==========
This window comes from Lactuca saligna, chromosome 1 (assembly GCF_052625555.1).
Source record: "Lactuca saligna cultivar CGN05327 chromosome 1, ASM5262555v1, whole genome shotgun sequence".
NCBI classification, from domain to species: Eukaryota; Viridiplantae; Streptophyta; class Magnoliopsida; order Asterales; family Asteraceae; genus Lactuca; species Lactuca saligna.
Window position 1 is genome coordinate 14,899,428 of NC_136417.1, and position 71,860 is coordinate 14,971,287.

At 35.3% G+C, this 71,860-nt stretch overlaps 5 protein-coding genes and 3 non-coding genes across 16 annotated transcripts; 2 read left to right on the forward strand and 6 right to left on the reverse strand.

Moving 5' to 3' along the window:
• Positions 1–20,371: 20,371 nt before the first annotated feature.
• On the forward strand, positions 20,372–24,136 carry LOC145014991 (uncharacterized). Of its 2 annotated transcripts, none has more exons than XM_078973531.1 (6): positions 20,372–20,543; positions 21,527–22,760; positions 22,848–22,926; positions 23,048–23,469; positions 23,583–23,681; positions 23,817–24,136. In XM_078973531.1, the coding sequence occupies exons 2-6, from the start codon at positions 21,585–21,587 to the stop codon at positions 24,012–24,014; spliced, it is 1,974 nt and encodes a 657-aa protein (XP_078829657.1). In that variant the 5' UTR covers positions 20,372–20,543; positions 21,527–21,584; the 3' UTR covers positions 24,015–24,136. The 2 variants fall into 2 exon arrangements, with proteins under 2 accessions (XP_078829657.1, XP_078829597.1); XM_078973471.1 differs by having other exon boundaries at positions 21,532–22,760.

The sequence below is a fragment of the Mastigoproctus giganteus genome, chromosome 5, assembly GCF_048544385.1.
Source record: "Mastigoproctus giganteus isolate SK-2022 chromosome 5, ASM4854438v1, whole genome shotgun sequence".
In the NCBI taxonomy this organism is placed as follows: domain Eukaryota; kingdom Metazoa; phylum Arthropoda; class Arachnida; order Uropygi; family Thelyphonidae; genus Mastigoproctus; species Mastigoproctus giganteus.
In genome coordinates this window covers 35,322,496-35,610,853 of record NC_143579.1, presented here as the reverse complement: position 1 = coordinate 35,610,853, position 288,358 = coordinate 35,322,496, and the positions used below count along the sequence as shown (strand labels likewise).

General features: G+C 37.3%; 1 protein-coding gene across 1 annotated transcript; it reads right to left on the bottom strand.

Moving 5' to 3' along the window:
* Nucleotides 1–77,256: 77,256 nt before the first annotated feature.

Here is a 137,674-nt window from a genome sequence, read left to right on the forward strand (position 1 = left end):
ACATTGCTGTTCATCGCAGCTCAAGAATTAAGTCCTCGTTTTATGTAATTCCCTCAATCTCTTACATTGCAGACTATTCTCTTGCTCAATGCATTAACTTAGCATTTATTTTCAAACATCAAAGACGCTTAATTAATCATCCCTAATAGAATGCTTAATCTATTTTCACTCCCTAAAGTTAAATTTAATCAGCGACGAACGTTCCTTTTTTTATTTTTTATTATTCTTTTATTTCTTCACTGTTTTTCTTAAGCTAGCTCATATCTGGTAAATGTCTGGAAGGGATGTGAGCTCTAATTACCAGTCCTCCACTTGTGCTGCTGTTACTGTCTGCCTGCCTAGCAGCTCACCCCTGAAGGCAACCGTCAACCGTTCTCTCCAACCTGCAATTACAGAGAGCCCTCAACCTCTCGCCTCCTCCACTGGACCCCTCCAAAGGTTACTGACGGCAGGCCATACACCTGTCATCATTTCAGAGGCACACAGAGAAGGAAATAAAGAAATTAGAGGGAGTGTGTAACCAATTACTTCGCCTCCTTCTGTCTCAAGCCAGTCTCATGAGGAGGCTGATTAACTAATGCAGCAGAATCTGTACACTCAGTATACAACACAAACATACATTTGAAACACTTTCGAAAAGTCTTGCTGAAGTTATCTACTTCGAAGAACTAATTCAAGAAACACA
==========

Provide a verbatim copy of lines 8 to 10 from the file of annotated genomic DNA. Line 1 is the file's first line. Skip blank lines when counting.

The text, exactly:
• On the forward strand, positions 20,372–24,136 carry LOC145014991 (uncharacterized). Of its 2 annotated transcripts, none has more exons than XM_078973531.1 (6): positions 20,372–20,543; positions 21,527–22,760; positions 22,848–22,926; positions 23,048–23,469; positions 23,583–23,681; positions 23,817–24,136. In XM_078973531.1, the coding sequence occupies exons 2-6, from the start codon at positions 21,585–21,587 to the stop codon at positions 24,012–24,014; spliced, it is 1,974 nt and encodes a 657-aa protein (XP_078829657.1). In that variant the 5' UTR covers positions 20,372–20,543; positions 21,527–21,584; the 3' UTR covers positions 24,015–24,136. The 2 variants fall into 2 exon arrangements, with proteins under 2 accessions (XP_078829657.1, XP_078829597.1); XM_078973471.1 differs by having other exon boundaries at positions 21,532–22,760.

The sequence below is a fragment of the Mastigoproctus giganteus genome, chromosome 5, assembly GCF_048544385.1.
Source record: "Mastigoproctus giganteus isolate SK-2022 chromosome 5, ASM4854438v1, whole genome shotgun sequence".